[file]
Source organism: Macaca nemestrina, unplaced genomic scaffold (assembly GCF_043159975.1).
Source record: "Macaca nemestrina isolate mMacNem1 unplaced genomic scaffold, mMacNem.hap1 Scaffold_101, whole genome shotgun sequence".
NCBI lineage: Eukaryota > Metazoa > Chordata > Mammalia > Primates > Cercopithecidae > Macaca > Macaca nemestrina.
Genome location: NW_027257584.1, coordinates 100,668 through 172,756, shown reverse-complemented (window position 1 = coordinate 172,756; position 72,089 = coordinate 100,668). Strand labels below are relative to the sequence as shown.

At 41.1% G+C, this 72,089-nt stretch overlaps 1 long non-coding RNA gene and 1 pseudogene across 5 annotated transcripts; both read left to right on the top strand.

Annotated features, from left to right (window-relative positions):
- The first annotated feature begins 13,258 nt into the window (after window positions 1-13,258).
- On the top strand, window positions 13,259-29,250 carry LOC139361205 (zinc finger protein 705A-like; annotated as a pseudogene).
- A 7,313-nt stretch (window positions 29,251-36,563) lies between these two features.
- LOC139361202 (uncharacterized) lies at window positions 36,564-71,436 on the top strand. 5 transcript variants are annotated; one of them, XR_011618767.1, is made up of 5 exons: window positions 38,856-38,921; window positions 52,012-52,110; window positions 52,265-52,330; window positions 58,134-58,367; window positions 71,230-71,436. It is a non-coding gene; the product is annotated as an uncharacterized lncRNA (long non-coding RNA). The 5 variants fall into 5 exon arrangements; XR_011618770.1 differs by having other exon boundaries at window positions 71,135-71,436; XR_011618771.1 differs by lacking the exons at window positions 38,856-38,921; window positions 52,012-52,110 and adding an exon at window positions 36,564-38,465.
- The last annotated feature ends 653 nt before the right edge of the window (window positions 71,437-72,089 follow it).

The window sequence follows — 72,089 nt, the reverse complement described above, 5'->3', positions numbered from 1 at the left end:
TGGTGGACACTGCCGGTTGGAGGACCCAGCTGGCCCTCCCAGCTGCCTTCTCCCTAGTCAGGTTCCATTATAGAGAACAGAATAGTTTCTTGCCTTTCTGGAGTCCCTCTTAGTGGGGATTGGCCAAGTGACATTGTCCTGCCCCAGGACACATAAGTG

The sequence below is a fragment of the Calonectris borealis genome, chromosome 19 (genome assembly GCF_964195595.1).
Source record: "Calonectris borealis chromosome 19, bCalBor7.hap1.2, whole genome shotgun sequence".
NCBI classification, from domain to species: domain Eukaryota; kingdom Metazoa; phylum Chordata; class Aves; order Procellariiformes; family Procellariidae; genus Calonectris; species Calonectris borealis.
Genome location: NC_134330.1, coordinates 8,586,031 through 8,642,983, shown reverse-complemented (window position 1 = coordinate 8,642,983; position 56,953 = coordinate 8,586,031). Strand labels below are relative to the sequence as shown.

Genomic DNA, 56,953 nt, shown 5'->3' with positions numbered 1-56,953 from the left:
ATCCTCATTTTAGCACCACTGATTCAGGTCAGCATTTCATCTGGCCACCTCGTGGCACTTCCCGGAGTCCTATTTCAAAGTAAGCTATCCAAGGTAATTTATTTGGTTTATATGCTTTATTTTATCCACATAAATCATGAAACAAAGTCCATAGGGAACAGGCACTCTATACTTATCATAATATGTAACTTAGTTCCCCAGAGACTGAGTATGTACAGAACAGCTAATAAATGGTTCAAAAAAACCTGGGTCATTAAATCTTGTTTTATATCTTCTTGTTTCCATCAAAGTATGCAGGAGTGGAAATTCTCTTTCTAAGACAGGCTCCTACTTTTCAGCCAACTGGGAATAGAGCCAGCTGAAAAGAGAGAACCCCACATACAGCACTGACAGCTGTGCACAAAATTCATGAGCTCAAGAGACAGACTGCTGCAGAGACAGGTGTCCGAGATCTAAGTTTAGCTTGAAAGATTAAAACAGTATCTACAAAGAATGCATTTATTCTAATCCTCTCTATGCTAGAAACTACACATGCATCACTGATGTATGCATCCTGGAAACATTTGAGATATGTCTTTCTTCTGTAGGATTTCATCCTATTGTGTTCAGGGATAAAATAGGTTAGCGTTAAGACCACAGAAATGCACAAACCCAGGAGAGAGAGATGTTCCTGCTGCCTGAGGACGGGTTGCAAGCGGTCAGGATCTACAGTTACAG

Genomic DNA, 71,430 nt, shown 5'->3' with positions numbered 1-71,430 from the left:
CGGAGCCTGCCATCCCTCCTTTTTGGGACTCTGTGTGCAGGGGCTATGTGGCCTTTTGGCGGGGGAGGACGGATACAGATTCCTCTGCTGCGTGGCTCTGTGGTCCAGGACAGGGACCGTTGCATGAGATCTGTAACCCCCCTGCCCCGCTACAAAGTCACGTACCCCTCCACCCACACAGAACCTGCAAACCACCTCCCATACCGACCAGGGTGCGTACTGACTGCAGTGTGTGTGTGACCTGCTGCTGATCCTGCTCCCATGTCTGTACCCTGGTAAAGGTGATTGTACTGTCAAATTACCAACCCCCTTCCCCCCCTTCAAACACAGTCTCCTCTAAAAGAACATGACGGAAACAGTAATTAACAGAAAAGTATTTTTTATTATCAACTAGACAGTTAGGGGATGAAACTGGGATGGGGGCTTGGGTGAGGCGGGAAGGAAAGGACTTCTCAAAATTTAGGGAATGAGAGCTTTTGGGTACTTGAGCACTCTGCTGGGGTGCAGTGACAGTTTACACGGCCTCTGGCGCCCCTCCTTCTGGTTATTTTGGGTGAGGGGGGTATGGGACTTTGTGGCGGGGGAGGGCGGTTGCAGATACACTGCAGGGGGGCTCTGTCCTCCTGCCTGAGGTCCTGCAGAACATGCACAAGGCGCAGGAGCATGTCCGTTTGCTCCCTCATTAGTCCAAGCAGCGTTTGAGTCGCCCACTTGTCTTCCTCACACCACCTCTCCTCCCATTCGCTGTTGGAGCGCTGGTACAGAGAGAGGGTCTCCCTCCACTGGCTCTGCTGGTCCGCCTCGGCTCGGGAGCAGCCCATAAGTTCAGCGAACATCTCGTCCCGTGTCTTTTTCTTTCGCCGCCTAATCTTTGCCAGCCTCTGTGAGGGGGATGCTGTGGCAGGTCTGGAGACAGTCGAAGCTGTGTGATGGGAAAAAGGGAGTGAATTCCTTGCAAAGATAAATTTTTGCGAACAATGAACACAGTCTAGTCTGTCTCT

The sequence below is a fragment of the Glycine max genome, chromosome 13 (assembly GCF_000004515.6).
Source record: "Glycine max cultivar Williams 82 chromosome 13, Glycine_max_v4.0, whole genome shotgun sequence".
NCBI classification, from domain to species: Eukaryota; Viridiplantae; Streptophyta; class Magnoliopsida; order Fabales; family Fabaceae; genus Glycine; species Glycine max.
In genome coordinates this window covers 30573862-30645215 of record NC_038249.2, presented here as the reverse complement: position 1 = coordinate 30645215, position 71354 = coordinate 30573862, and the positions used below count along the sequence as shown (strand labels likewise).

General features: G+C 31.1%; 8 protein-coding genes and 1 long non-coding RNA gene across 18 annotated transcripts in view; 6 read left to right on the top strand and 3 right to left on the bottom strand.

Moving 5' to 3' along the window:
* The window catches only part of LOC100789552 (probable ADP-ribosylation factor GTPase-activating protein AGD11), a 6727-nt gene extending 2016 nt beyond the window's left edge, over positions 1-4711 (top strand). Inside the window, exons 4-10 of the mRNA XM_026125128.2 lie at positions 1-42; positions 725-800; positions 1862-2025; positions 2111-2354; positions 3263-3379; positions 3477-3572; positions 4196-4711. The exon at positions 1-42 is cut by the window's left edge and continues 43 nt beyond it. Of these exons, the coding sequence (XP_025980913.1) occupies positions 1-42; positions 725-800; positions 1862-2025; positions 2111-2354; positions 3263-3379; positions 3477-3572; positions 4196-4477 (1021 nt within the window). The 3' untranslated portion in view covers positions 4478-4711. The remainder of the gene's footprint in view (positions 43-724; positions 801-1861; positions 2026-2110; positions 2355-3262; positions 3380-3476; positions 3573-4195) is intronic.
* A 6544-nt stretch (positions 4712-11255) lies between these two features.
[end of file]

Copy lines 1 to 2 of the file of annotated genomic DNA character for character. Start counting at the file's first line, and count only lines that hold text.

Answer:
Source organism: Macaca nemestrina, unplaced genomic scaffold (assembly GCF_043159975.1).
Source record: "Macaca nemestrina isolate mMacNem1 unplaced genomic scaffold, mMacNem.hap1 Scaffold_101, whole genome shotgun sequence".